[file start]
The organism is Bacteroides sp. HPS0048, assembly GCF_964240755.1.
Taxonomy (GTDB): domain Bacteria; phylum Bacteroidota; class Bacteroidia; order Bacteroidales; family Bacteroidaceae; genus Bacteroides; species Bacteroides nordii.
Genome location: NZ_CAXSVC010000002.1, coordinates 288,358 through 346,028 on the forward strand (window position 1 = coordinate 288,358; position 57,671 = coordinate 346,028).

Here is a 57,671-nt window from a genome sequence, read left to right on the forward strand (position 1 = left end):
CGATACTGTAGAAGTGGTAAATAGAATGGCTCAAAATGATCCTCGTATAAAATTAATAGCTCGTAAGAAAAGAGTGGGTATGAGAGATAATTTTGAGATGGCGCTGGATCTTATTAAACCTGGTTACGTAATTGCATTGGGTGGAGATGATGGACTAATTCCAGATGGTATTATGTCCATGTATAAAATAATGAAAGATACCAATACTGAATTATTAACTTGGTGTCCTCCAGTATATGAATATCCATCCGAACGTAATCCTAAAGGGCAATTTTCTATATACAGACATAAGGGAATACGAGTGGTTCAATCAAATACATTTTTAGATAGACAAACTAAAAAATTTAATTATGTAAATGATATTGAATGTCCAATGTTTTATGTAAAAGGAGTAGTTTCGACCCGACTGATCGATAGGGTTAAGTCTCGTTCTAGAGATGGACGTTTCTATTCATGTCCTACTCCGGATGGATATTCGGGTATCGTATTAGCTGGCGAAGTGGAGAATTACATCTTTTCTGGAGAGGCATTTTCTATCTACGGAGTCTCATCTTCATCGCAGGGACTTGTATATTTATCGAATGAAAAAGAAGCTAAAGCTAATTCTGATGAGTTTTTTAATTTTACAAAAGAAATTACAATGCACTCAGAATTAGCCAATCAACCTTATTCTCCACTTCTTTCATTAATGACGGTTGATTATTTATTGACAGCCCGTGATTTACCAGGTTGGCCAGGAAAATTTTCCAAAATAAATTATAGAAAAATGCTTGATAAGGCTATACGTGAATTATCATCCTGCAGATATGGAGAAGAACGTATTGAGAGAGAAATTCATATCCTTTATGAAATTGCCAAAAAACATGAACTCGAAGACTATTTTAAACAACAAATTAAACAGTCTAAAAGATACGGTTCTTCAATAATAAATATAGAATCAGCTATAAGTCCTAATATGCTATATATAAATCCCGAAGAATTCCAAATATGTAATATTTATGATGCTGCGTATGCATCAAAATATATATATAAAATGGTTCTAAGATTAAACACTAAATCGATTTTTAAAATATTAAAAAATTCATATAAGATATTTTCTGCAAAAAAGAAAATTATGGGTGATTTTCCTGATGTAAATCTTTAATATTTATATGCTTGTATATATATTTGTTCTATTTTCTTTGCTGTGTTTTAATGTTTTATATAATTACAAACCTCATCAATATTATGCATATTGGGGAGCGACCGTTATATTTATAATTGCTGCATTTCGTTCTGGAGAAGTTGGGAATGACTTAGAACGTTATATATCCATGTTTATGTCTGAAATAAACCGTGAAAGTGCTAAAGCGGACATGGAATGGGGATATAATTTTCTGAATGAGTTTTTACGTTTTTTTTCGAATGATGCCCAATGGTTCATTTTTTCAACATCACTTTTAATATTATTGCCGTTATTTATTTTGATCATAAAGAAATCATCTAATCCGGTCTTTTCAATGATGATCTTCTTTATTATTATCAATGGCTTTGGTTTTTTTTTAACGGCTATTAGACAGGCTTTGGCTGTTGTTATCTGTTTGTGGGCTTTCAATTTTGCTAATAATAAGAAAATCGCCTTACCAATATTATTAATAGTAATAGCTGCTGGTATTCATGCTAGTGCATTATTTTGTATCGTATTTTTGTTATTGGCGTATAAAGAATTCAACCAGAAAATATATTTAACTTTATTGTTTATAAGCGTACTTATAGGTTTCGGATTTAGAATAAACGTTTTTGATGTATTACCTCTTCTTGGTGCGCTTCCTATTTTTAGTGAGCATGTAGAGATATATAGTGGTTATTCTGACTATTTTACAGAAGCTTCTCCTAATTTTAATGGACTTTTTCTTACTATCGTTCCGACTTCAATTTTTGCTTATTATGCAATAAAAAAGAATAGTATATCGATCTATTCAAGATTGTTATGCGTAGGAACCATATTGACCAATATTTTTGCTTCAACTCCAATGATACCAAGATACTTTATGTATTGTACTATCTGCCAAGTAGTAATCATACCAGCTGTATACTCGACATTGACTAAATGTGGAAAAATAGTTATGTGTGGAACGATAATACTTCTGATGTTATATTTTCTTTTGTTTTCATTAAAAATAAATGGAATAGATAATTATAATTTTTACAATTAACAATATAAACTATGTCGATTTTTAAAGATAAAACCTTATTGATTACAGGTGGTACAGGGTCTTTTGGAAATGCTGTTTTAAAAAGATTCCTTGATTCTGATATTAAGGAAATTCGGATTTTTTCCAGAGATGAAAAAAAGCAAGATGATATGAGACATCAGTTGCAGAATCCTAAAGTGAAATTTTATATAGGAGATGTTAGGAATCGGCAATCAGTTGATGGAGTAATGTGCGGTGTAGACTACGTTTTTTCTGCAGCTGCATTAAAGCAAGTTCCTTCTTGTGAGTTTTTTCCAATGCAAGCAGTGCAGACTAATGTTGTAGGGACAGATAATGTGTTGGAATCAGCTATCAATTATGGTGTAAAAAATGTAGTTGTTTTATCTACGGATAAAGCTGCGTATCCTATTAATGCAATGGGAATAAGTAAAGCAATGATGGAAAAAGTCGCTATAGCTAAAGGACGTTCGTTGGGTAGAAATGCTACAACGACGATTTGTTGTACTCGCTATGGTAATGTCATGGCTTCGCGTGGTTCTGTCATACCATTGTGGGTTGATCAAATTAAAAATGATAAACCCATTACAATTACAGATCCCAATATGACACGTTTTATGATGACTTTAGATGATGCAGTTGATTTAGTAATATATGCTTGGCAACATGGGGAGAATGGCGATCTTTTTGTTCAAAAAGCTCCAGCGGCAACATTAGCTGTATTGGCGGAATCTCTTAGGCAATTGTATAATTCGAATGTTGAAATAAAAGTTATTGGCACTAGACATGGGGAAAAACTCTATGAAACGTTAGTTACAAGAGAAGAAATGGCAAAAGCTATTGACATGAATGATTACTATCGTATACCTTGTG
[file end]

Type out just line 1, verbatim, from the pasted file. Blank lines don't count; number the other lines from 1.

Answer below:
The organism is Bacteroides sp. HPS0048, assembly GCF_964240755.1.